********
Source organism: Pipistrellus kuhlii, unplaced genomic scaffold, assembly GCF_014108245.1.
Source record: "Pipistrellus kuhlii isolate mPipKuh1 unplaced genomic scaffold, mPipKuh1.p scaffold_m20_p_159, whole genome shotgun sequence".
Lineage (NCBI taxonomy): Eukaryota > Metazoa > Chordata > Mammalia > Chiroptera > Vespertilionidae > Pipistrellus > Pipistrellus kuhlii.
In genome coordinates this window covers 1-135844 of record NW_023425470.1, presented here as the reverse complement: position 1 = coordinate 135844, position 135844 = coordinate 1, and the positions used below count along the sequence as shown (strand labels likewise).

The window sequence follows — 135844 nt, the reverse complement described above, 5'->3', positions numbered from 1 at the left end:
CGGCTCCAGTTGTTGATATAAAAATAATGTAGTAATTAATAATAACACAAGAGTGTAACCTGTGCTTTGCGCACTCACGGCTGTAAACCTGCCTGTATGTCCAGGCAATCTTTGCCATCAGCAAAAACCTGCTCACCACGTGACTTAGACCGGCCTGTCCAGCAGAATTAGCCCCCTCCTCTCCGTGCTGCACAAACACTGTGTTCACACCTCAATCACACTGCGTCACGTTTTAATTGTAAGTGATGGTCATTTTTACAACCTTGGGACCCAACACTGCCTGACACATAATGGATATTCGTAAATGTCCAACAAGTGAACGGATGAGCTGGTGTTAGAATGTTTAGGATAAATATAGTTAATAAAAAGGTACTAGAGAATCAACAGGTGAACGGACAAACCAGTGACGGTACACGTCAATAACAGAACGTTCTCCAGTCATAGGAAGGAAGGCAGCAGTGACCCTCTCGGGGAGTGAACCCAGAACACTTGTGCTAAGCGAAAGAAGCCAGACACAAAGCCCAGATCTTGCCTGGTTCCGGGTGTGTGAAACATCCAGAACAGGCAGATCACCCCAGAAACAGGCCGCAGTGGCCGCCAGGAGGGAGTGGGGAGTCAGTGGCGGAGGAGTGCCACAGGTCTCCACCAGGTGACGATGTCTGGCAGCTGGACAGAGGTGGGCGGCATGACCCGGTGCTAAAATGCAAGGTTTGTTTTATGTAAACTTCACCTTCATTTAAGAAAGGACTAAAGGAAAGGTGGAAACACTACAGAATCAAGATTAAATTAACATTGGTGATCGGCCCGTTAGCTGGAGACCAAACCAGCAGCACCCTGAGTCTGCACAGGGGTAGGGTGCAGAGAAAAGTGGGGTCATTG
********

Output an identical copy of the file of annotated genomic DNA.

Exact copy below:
Source organism: Pipistrellus kuhlii, unplaced genomic scaffold, assembly GCF_014108245.1.
Source record: "Pipistrellus kuhlii isolate mPipKuh1 unplaced genomic scaffold, mPipKuh1.p scaffold_m20_p_159, whole genome shotgun sequence".
Lineage (NCBI taxonomy): Eukaryota > Metazoa > Chordata > Mammalia > Chiroptera > Vespertilionidae > Pipistrellus > Pipistrellus kuhlii.
In genome coordinates this window covers 1-135844 of record NW_023425470.1, presented here as the reverse complement: position 1 = coordinate 135844, position 135844 = coordinate 1, and the positions used below count along the sequence as shown (strand labels likewise).

The window sequence follows — 135844 nt, the reverse complement described above, 5'->3', positions numbered from 1 at the left end:
CGGCTCCAGTTGTTGATATAAAAATAATGTAGTAATTAATAATAACACAAGAGTGTAACCTGTGCTTTGCGCACTCACGGCTGTAAACCTGCCTGTATGTCCAGGCAATCTTTGCCATCAGCAAAAACCTGCTCACCACGTGACTTAGACCGGCCTGTCCAGCAGAATTAGCCCCCTCCTCTCCGTGCTGCACAAACACTGTGTTCACACCTCAATCACACTGCGTCACGTTTTAATTGTAAGTGATGGTCATTTTTACAACCTTGGGACCCAACACTGCCTGACACATAATGGATATTCGTAAATGTCCAACAAGTGAACGGATGAGCTGGTGTTAGAATGTTTAGGATAAATATAGTTAATAAAAAGGTACTAGAGAATCAACAGGTGAACGGACAAACCAGTGACGGTACACGTCAATAACAGAACGTTCTCCAGTCATAGGAAGGAAGGCAGCAGTGACCCTCTCGGGGAGTGAACCCAGAACACTTGTGCTAAGCGAAAGAAGCCAGACACAAAGCCCAGATCTTGCCTGGTTCCGGGTGTGTGAAACATCCAGAACAGGCAGATCACCCCAGAAACAGGCCGCAGTGGCCGCCAGGAGGGAGTGGGGAGTCAGTGGCGGAGGAGTGCCACAGGTCTCCACCAGGTGACGATGTCTGGCAGCTGGACAGAGGTGGGCGGCATGACCCGGTGCTAAAATGCAAGGTTTGTTTTATGTAAACTTCACCTTCATTTAAGAAAGGACTAAAGGAAAGGTGGAAACACTACAGAATCAAGATTAAATTAACATTGGTGATCGGCCCGTTAGCTGGAGACCAAACCAGCAGCACCCTGAGTCTGCACAGGGGTAGGGTGCAGAGAAAAGTGGGGTCATTG